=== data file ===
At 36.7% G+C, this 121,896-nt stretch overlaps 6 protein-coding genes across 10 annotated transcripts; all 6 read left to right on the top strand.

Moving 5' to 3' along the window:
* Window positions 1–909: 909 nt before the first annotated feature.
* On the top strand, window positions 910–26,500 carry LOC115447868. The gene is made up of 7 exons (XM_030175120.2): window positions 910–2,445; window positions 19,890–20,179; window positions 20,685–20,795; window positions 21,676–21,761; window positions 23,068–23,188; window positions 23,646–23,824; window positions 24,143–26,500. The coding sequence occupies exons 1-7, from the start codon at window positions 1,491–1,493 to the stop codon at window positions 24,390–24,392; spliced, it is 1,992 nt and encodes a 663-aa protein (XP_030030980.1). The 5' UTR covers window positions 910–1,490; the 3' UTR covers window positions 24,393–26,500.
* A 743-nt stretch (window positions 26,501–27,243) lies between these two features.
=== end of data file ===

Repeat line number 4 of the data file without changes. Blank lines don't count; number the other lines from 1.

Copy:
* On the top strand, window positions 910–26,500 carry LOC115447868. The gene is made up of 7 exons (XM_030175120.2): window positions 910–2,445; window positions 19,890–20,179; window positions 20,685–20,795; window positions 21,676–21,761; window positions 23,068–23,188; window positions 23,646–23,824; window positions 24,143–26,500. The coding sequence occupies exons 1-7, from the start codon at window positions 1,491–1,493 to the stop codon at window positions 24,390–24,392; spliced, it is 1,992 nt and encodes a 663-aa protein (XP_030030980.1). The 5' UTR covers window positions 910–1,490; the 3' UTR covers window positions 24,393–26,500.